I always associate James Blish with flying cities, an epic series of novels which first appeared in Astounding during the war years, which were given a new level of popularity by another generation in the 1960s, then again in the 1980s. Over the years, I've read a bunch of Frederick Pohl's novels (as well as his collaborations with C.M. Kornbluth), but none of them really stand out as having affected me or changed my outlook; he is a "series writer," is that his novels generally fall into one of his many highly popular literary universes. Reading Robert Silverberg's tales is to be immersed in a world of mythic proportions, and he's one of the first writers to assault readers with the club of social conscience. Time travel, drugs, religion, sex, race and social turmoil -- all are grist for the grindstones of his cosmic mill.
Damon Knight was a prolific writer, but if he is known for one thing, it will be for a story called "To Serve Man." Even those who never read it are familiar with it thanks to it being adapted as a episode of the original Twilight Zone. Despite the story being simplified almost to the point of butchery, no one will ever forget the last line about the book (To Serve Man) left by the aliens -- "It's a cook book!" The ironic twist was Knight's signature and why his short fiction is more powerful than it would be just for its themes and concepts.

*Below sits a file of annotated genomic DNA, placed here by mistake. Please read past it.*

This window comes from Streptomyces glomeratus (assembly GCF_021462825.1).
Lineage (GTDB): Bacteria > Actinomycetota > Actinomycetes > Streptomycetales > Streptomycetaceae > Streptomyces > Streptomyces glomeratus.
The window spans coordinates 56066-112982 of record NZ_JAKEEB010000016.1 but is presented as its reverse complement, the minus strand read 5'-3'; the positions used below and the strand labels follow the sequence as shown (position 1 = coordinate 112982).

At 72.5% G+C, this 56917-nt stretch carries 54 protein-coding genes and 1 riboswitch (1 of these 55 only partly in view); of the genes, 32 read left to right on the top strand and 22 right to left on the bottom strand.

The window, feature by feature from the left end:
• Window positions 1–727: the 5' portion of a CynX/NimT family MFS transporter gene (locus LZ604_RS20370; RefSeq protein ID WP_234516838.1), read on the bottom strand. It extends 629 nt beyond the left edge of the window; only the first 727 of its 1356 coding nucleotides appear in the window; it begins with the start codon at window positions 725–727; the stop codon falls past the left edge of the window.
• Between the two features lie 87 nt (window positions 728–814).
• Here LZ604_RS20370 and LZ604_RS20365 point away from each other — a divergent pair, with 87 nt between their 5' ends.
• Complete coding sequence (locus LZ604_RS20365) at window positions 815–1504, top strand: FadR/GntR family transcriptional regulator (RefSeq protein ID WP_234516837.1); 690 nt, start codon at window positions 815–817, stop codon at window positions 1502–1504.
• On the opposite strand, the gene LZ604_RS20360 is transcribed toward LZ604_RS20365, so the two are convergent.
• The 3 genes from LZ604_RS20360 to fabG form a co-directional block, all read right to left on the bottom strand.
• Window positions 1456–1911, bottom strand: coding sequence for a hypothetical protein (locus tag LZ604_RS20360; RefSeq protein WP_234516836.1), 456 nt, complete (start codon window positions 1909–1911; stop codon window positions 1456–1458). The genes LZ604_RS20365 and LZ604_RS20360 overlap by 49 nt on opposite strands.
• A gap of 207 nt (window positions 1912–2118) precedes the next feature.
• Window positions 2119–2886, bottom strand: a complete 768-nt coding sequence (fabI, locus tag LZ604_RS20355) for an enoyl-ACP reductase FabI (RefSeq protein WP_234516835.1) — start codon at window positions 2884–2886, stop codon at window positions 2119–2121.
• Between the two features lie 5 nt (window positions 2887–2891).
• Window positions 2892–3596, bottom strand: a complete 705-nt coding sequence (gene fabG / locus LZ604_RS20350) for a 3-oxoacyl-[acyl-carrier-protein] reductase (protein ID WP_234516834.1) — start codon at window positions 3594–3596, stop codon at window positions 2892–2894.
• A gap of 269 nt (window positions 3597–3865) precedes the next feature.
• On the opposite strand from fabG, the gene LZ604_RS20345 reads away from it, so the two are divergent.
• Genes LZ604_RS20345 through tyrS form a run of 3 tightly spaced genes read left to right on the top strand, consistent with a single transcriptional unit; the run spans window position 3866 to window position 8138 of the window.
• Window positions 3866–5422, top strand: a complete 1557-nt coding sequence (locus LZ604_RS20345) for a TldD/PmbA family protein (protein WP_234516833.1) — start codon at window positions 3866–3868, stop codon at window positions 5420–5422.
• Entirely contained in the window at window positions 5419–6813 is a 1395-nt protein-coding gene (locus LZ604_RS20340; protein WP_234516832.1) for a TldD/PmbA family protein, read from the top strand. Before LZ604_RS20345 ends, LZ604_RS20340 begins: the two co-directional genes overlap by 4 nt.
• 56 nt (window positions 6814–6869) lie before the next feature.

Harlan Ellison was an attendee at the same fantasy convention at which I met Leiber, Silverberg and others, and he was the hardest working person there, attending panel after panel, often leaving one panel halfway through so he could make it to another, or showing up late. He brought it on himself because he asked the organizers to schedule him for as many panels as humanly possible...as it turned out, they scheduled him for as many as was inhumanly possible, but, unbelievably, he coped with the demand on his time and intellect. None of it really surprised me because he writes the same way -- breakneck speed, meteor-impact intensity and knowledgeable of subjects as far apart as life and death. Most fans, writers, editors and publishers (and James Cameron) have horror stories to tell about the "enfant terrible of science fiction," but I saw him at his best and most gracious, unshaken by the demands of that wonderful week.
After a long hiatus F&SF published five more special author issues, beginning with Stephen King in December 1990 and ending with Gene Wolf in April 2007, but they are not in my collection. I had changed by then, developing other interests, pursuing other activities; and economic realities had also changed for me. Money that I might have otherwise spent on necessities like books and magazines was diverted to such luxuries as a mortgage, children's education and food on the table. The world is an eminently unfair place, especially to those whose life is an open book.